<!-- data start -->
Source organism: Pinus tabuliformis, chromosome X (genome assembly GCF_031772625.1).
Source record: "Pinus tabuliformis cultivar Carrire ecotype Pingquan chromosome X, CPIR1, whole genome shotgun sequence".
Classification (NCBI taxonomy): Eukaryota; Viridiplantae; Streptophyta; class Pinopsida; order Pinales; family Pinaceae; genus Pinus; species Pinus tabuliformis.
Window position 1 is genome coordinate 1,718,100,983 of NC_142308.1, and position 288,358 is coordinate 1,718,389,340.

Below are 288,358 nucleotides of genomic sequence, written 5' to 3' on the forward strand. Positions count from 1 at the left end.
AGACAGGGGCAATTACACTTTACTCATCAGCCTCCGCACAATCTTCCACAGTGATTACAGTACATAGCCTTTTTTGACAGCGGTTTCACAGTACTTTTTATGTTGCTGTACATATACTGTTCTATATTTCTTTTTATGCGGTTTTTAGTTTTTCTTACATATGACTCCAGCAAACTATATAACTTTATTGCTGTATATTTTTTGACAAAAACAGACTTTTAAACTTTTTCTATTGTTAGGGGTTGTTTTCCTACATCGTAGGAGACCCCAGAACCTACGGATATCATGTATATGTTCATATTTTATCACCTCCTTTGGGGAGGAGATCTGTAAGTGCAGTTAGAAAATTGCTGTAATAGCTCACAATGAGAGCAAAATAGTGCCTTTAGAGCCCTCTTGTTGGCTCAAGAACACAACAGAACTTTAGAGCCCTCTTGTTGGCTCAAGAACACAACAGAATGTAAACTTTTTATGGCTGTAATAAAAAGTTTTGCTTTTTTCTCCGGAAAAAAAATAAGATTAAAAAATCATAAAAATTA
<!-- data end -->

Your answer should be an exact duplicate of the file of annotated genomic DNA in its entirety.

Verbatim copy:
Source organism: Pinus tabuliformis, chromosome X (genome assembly GCF_031772625.1).
Source record: "Pinus tabuliformis cultivar Carrire ecotype Pingquan chromosome X, CPIR1, whole genome shotgun sequence".
Classification (NCBI taxonomy): Eukaryota; Viridiplantae; Streptophyta; class Pinopsida; order Pinales; family Pinaceae; genus Pinus; species Pinus tabuliformis.
Window position 1 is genome coordinate 1,718,100,983 of NC_142308.1, and position 288,358 is coordinate 1,718,389,340.

Below are 288,358 nucleotides of genomic sequence, written 5' to 3' on the forward strand. Positions count from 1 at the left end.
AGACAGGGGCAATTACACTTTACTCATCAGCCTCCGCACAATCTTCCACAGTGATTACAGTACATAGCCTTTTTTGACAGCGGTTTCACAGTACTTTTTATGTTGCTGTACATATACTGTTCTATATTTCTTTTTATGCGGTTTTTAGTTTTTCTTACATATGACTCCAGCAAACTATATAACTTTATTGCTGTATATTTTTTGACAAAAACAGACTTTTAAACTTTTTCTATTGTTAGGGGTTGTTTTCCTACATCGTAGGAGACCCCAGAACCTACGGATATCATGTATATGTTCATATTTTATCACCTCCTTTGGGGAGGAGATCTGTAAGTGCAGTTAGAAAATTGCTGTAATAGCTCACAATGAGAGCAAAATAGTGCCTTTAGAGCCCTCTTGTTGGCTCAAGAACACAACAGAACTTTAGAGCCCTCTTGTTGGCTCAAGAACACAACAGAATGTAAACTTTTTATGGCTGTAATAAAAAGTTTTGCTTTTTTCTCCGGAAAAAAAATAAGATTAAAAAATCATAAAAATTA